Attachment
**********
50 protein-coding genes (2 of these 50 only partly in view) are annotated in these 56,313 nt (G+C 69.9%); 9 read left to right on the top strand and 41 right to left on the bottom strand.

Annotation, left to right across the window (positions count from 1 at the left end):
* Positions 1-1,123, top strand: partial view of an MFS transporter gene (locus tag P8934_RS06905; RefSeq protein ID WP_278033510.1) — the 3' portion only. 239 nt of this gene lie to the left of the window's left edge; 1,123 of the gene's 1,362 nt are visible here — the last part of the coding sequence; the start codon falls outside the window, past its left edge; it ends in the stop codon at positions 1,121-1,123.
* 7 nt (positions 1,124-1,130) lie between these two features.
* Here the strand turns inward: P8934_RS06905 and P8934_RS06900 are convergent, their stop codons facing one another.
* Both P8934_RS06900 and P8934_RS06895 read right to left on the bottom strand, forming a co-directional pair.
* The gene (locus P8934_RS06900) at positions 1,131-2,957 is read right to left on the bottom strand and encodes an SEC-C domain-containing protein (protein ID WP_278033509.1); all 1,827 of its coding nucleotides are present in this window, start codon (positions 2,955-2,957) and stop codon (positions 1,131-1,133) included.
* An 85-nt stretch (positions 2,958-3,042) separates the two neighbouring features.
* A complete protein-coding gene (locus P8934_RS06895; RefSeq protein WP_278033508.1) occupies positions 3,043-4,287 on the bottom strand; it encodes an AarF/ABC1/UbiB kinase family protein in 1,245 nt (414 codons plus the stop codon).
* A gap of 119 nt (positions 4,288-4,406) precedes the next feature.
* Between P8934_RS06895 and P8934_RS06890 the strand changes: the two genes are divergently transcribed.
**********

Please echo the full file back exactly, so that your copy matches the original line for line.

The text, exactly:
50 protein-coding genes (2 of these 50 only partly in view) are annotated in these 56,313 nt (G+C 69.9%); 9 read left to right on the top strand and 41 right to left on the bottom strand.

Annotation, left to right across the window (positions count from 1 at the left end):
* Positions 1-1,123, top strand: partial view of an MFS transporter gene (locus tag P8934_RS06905; RefSeq protein ID WP_278033510.1) — the 3' portion only. 239 nt of this gene lie to the left of the window's left edge; 1,123 of the gene's 1,362 nt are visible here — the last part of the coding sequence; the start codon falls outside the window, past its left edge; it ends in the stop codon at positions 1,121-1,123.
* 7 nt (positions 1,124-1,130) lie between these two features.
* Here the strand turns inward: P8934_RS06905 and P8934_RS06900 are convergent, their stop codons facing one another.
* Both P8934_RS06900 and P8934_RS06895 read right to left on the bottom strand, forming a co-directional pair.
* The gene (locus P8934_RS06900) at positions 1,131-2,957 is read right to left on the bottom strand and encodes an SEC-C domain-containing protein (protein ID WP_278033509.1); all 1,827 of its coding nucleotides are present in this window, start codon (positions 2,955-2,957) and stop codon (positions 1,131-1,133) included.
* An 85-nt stretch (positions 2,958-3,042) separates the two neighbouring features.
* A complete protein-coding gene (locus P8934_RS06895; RefSeq protein WP_278033508.1) occupies positions 3,043-4,287 on the bottom strand; it encodes an AarF/ABC1/UbiB kinase family protein in 1,245 nt (414 codons plus the stop codon).
* A gap of 119 nt (positions 4,288-4,406) precedes the next feature.
* Between P8934_RS06895 and P8934_RS06890 the strand changes: the two genes are divergently transcribed.